I just now briefly looked at his blog. It’s a doomer blog, which I’m okay with. We need more of them. He probably does say some far out things. Your snippet below has some wording that I don’t like, but I’d agree with “People should not be eating pangolins, bats, or shark fin soup” and the anti-growth stuff.

          But, I was responding to Indy in my comment because I understand where he’s coming from. I was initially worried FP was a front for Canman or Terry. That doesn’t appear to be the case.

          The sad truth is that we can’t tackle our environmental predicament, including climate change, without tackling an ever growing economy and population, and we won’t do so because it runs counter to human nature, our economic structure, and our culture – i.e. we’re destined to massively undermine the environment we completely rely on and take for granted.

          If one doesn’t understand or accept that, okay. It’s a very cold belief – without hope. (Ironically, I’d be more hopeful if more people had no hope, because then there might be enough people willing to make the real sacrifices we need to make.) Practically no one thinks like that, though, and someone with those thoughts would indeed seem very strange to most.

          I’m watching ‘Planet of the Humans’ and will give my thoughts on that in a follow up post.

          • Gingerbaker Says:

            Tackling AGW has zero to do with out economy or our population levels. It has everything to do with eliminating CO2 emissions. Period.

          • jimbills Says:

            GB – we’ve had this argument many times before, and it’s exhausting to continue it. You have a fixed belief here, as do I. We don’t agree.

            Increasing growth means the total global energy and resource demands rise higher and higher. This draws out the use of fossil fuels in multiple ways well past the time that we would need to safely replace them, and it vastly increases other types of environmental destruction at the same time (for instance, deforestation). To say growth has no influence on climate change is just willful ignorance.

          • Gingerbaker Says:

            And all your scary things assume we still use fossil fuels. My point is we will not be doing so, so no need to worry.

            All we have to do is build the machines that replace the machines that burn carbon. Boom – no more carbon emissions.

            Population looks to be solving itself. The economy can be doing whatever it wants – that may cause problems but not AGW problems.

            This is why I keep repeating: “Keep your eye on the ball”.

          • jimbills Says:

            “no need to worry”


    • Gingerbaker Says:

      When you start down a mental path that leads you to conclude we need far less solar farms, you can safely conclude that your mental GPS has led you astray.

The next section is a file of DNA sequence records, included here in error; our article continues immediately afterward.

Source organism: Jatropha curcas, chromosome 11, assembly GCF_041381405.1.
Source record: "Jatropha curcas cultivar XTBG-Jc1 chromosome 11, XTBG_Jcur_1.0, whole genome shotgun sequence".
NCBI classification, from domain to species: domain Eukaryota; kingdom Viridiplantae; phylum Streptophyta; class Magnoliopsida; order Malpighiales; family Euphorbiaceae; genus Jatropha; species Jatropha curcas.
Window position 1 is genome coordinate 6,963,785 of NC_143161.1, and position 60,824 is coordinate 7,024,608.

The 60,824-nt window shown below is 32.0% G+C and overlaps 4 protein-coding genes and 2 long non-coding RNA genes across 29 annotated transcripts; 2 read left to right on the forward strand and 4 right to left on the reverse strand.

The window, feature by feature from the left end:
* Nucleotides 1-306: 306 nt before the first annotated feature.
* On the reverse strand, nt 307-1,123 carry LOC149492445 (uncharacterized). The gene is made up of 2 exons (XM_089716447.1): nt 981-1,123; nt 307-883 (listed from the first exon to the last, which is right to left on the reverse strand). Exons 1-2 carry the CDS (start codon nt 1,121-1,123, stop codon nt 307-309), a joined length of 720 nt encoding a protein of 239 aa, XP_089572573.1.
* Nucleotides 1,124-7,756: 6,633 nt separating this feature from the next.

• rhymeswithgoalie Says:

        Let’s invade another oil-rich country so we don’t have to suffer the sight of wind turbines on hilltops.

    • rhymeswithgoalie Says:

      When you’re in a hole, stop digging.
      Step one in addressing human population should be stop encouraging people to have children. The World Health Organization and various international NGOs have long promoted the education and autonomy of women, which naturally reduces the birth rate, but that is undercut by societies valuing women only for their baby-making and home care abilities.

  3. redskylite Says:

    “Just like the first Earth Day, it will be led by young people. The Greta Generation are great organizers — the global school strikes last September were among the biggest political demonstrations of this century. And it will be diverse: The environmental movement has morphed into the environmental justice movement, largely led by the people who’ve paid the biggest price for our collective inaction.”


  4. Brent Jensen-Schmidt Says:

    Shall watch MM at earliest opportunity.
    We are at war to save the planet, it’s people and ecology. Or ecology and people if you prefer. First rule of war is ‘selection and maintenance of the aim.’ Aim is above. Maintenance does not require absolute perfection or 100% agreement, only a positive result. The pain of action is so trivial compared to that of inaction.

  5. jimbills Says:

    I’ve watched ‘Planet of the Humans’ and read some of the reviews and the backlash to the film. That backlash will grow stronger over the next few days, and it will have purchase because the filmmaker took a lot of shortcuts and probably wasn’t entirely accurate in making his point. There is a rumor that the film will be pulled because of this (and because it’s both vicious towards many environmental heroes and it has a bleak message) – so watch it now if you want to do so.

    The film is by Jeff Gibbs, who is from Michigan, but I don’t know anything about him. Ozzie Zehner is attached to the film and widely quoted in the first half. Zehner is known for ‘Green Illusions’, which had a very brief time in the spotlight, followed by abject rejection. Michael Moore is executive producer, but that just means he just put his name on it and helped release it. He has no appearance or apparent involvement in the actual making of the film.